The late Bollywood filmmaker Yash Chopra’s 1981 feature, Silsila, is regarded as a timeless story of unrequited love vis-à-vis the call of duty that brought together — perhaps, unwittingly — Amitabh Bachchan, his wife Jaya Bachchan, and rumoured girlfriend Rekha in characters very similar to themselves.
Clearly, this wasn’t what Chopra intended — Parveen Babi and Smita Patil were the director’s original choice for the roles of the glamorous mistress and the dutiful wife, respectively. It is the public’s perception of the cast based on stories about their personal lives circulating at the time that even years later makes this film the subject of interest and debate: is this how events took place in their off-screen lives? It doesn’t help to dampen speculation that Amitabh’s character in the film is named Amit, and has a literary background. Although the film didn’t do well at the box office, it lent support to the idea that a star may be used as a spectacle.
In telling a story creatively, a motion picture has the luxury of carrying things out to the end. When there is a close parallel to the real life story of an actor, there is another dimension of interest to it, and a desire to seek closure.
Going farther back, one can think of more examples of actors playing parts on screen that came remarkably close to their lives. Films where the protagonist is also the director, provide them with greater control over the narrative. Guru Dutt’s cinema, for instance, runs parallel to his life. In Kaghaz Ke Phool (1969), considered to be his most autobiographical work, Dutt essays the role of a film director at the apex of his career who is consumed by his longing for a small-town girl (played by Waheeda Rehman) he launched in films, only to lose her to stardom. Eventually it causes his downfall.
A woman acting in a role that by and large draws on her star persona is another discussion altogether. Tropes and gazes interact here in ways that reinforce problematic assumptions, making it difficult for her to find cathartic release in a project that seeks to balance the demands of commercial cinema. The story can either ‘humanise’ her character by way of watering down her public persona, in an attempt to demystify it as a simpler person hiding behind a façade; or run the risk of making it a deeply cynical account, depicting the star as someone ruined and torn by fame and glamour.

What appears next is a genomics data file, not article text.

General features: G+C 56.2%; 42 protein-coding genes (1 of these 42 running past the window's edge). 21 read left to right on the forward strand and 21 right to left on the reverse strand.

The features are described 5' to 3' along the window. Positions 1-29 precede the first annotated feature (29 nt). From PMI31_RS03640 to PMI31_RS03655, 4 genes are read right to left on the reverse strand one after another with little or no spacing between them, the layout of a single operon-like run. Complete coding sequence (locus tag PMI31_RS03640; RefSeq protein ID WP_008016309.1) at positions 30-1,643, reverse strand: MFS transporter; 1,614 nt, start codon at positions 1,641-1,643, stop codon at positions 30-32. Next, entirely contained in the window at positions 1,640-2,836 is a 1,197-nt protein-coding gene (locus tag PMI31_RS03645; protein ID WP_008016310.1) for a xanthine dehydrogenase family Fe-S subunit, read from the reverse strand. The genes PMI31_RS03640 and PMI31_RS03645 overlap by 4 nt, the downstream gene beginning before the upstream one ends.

While the recently released Baaji is not a biopic, its story appears to borrow from events that happened in leading lady Meera’s life and became the subject of much gossip — from waning stardom to a fake marriage, to an abusive ex, and revenge porn. It’s a loaded venture. Having Meera as the lead makes Baaji an important (if not creatively satisfying) film. It is not just the actress’s ‘comeback vehicle’ but has her playing an ageing star who, in the words of Zadie Smith, “is ruining herself simply by getting old.”
This is not the first time such a story has been told. Through Baaji, Meera and her screen character are seen attempting a comeback.
“Taking someone like Meera has its own buzz,” says filmmaker and critic Hassan Zaidi. “She hasn’t done a film in a long time, and this is her comeback. She is a big celebrity, and we think we know a lot about her life. So this means that people would be interested in watching her do this role when they hear that it has parallels to her life.”
According to Zaidi, most people might not know what the story is about and might assume things. He, for instance, thought it had similarities with the Hollywood classic Sunset Boulevard (1950), but insists that no one knew the whole story.
“It certainly is an unusual thing for an actor,” opines film critic and academic Mira Hashmi. “Actors don’t write films, after all. Mostly, it is directors for whom personal struggles are often explored in that way. Limelight (1952), written, produced, directed by and starring Charlie Chaplin, for instance, sort of echoes the trajectory of his career.
“The casting can sometimes happen organically, in a way that leads audiences to question if the intent was there,” she adds.
For Zaidi, if the celebrities are “willingly part of a film, it’s likely that [that] is their view of their life. Most actors or celebrities would not be willing to do a role that question their actions or motives. People are just not comfortable putting themselves out like that.”
He says that films believed to be telling the story of a celebrity gain in terms of “publicity and public interest.” But they can be disappointing when the story is handled in a way that is regarded too one-sided.
As for Baaji, one comes away with the feeling that the story could have been told better, with less distractions and subplots. With Meera playing the role of the protagonist, there is a greater urgency to this. The room to carry things out to the end, the liberty of aesthetic closure, appears not to have been fully exploited. There could have been less cynicism about the world of entertainment in a way that does not compromise the messiness of the female characters.
Nevertheless, in an interview to Gulf News, Meera said, “If I ask Meeraji the actress what is most precious to me and what I have gained or lost, my answer would be Baaji. I have gained a lot through Baaji.”
Perhaps, the actress sees value in leaving her mark on the film through her performance. In a context where women haven’t been the subject of serious discourse, even in the telling of their own stories, this is no small feat.